LLVM is very receptive to new targets, even experimental ones, but a number of problems can appear when adding new large portions of code, and back-ends are normally added in bulk. New targets need the same level of support as other core parts of the compiler, so they are covered in the core tier of our support policy.
We have found that landing large pieces of new code and then trying to fix emergent problems in-tree is problematic for a variety of reasons. For these reasons, new targets are always added as experimental until they can be proven stable, and later moved to non-experimental.
The differences between both classes are:
Experimental targets are not built by default (they need to be explicitly enabled at CMake time).
Test failures, bugs, and build breakages that only appear when the experimental target is enabled, caused by changes unrelated to the target, are the responsibility of the community behind the target to fix.
The basic rules for a back-end to be upstreamed in experimental mode are:
Every target must have a code owner. The CODE_OWNERS.TXT file has to be updated as part of the first merge. The code owner makes sure that changes to the target get reviewed and steers the overall effort.
There must be an active community behind the target. This community will help maintain the target by providing buildbots, fixing bugs, answering the LLVM community’s questions and making sure the new target doesn’t break any of the other targets, or generic code. This behavior is expected to continue throughout the lifetime of the target’s code.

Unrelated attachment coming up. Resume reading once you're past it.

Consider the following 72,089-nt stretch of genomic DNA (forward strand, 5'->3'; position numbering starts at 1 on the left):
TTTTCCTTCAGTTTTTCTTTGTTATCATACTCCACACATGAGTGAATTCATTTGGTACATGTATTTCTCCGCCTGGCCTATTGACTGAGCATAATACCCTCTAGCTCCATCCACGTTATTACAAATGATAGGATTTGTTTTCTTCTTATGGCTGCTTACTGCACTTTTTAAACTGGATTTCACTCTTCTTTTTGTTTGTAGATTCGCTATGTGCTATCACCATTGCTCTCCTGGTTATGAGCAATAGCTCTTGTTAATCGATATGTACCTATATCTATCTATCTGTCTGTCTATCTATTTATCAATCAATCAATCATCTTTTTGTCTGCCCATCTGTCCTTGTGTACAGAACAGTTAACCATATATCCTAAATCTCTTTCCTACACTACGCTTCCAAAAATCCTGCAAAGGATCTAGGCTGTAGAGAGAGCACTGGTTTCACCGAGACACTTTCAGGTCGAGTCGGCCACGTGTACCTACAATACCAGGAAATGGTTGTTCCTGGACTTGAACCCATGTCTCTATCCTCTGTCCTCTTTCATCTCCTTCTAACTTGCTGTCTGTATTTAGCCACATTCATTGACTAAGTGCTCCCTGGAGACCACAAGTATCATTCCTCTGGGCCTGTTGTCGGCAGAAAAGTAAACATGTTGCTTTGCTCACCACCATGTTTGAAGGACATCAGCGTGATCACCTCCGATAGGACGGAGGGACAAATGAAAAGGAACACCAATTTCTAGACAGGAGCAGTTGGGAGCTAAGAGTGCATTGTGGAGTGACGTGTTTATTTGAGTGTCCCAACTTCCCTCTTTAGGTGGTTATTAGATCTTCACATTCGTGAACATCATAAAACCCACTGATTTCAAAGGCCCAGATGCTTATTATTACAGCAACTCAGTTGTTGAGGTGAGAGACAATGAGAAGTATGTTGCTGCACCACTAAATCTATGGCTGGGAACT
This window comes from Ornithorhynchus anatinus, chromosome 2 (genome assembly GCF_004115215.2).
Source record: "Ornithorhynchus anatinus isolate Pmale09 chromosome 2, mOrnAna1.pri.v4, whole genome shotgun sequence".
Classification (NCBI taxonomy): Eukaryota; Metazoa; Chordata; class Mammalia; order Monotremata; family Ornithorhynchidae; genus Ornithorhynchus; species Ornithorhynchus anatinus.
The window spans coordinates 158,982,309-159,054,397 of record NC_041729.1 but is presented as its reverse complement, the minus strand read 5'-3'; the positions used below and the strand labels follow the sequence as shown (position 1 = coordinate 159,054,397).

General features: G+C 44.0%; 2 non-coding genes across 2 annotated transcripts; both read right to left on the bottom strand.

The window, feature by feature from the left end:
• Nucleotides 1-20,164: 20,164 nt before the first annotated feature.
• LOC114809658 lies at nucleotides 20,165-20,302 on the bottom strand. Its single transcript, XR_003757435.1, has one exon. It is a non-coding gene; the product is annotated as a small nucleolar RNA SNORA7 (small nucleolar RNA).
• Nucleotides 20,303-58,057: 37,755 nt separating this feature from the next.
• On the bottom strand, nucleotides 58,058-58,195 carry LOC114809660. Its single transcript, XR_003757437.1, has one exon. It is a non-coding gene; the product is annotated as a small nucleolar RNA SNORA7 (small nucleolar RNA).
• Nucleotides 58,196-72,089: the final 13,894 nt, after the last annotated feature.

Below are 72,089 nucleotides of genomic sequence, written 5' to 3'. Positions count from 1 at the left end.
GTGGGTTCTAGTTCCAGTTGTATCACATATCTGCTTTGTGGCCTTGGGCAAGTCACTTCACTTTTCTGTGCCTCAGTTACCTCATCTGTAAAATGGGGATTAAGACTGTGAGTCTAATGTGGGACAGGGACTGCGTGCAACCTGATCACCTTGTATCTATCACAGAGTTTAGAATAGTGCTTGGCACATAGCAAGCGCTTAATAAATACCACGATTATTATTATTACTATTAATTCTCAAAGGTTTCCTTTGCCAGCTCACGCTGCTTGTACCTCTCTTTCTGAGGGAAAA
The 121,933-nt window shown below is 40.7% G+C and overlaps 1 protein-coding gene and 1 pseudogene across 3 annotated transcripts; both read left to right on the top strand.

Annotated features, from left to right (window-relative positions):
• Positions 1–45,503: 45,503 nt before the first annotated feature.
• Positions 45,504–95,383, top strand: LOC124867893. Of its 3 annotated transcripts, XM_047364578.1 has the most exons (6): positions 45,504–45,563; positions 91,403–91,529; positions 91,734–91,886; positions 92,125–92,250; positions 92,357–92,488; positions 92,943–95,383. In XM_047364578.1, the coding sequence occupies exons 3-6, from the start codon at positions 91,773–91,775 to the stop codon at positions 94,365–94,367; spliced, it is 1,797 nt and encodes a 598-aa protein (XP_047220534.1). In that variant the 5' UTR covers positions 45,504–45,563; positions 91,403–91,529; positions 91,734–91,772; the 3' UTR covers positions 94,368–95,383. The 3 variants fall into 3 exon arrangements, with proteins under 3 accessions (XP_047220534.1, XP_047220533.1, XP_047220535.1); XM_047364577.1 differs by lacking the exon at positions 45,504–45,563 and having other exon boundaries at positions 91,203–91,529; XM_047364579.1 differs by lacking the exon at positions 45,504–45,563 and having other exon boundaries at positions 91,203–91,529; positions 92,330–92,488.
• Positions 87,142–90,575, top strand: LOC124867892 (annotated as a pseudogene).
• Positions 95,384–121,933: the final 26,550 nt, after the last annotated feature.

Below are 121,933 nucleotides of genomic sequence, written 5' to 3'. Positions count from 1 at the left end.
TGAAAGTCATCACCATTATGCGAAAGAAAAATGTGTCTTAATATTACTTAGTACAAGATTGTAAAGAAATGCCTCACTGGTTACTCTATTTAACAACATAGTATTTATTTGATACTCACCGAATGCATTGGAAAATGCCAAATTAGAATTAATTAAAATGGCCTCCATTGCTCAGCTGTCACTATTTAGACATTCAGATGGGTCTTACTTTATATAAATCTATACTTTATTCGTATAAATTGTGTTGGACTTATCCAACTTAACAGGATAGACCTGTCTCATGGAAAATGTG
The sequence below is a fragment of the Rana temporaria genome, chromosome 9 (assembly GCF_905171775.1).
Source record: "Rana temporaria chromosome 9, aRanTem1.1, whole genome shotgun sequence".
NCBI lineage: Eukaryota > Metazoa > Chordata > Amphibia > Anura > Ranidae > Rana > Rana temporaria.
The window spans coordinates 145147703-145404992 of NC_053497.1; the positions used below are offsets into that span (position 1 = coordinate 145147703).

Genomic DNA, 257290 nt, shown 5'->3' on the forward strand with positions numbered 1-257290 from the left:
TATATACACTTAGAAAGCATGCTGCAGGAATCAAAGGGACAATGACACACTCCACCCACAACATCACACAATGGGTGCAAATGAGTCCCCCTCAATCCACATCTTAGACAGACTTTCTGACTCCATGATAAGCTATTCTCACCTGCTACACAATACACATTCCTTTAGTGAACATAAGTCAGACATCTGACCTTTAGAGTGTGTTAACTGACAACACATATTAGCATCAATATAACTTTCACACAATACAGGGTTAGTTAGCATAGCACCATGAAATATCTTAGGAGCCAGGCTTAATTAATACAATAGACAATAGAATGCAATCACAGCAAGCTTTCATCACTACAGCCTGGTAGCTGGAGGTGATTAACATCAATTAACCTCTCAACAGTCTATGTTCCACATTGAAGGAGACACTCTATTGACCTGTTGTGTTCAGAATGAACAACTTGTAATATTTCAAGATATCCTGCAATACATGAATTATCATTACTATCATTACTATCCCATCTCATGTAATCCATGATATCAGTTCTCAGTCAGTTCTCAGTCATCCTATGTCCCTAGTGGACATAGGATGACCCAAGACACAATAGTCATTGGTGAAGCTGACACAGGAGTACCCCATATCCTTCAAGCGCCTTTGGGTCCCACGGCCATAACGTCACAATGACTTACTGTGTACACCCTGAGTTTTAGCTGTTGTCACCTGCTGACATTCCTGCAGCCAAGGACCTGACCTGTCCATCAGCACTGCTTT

The code must be free of contentious issues, for example, large changes in how the IR behaves or should be formed by the front-ends, unless agreed by the majority of the community via refactoring of the (IR standard) before the merge of the new target changes, following the IR Backwards Compatibility.
The code conforms to all of the policies laid out in this developer policy document, including license, patent, and coding standards.
The target should have either reasonable documentation on how it works (ISA, ABI, etc.) or a publicly available simulator/hardware (either free or cheap enough) - preferably both. This allows developers to validate assumptions, understand constraints and review code that can affect the target.
In addition, the rules for a back-end to be promoted to official are:
The target must have addressed every other minimum requirement and have been stable in tree for at least 3 months. This cool down period is to make sure that the back-end and the target community can endure continuous upstream development for the foreseeable future.
The target’s code must have been completely adapted to this policy as well as the coding standards. Any exceptions that were made to move into experimental mode must have been fixed before becoming official.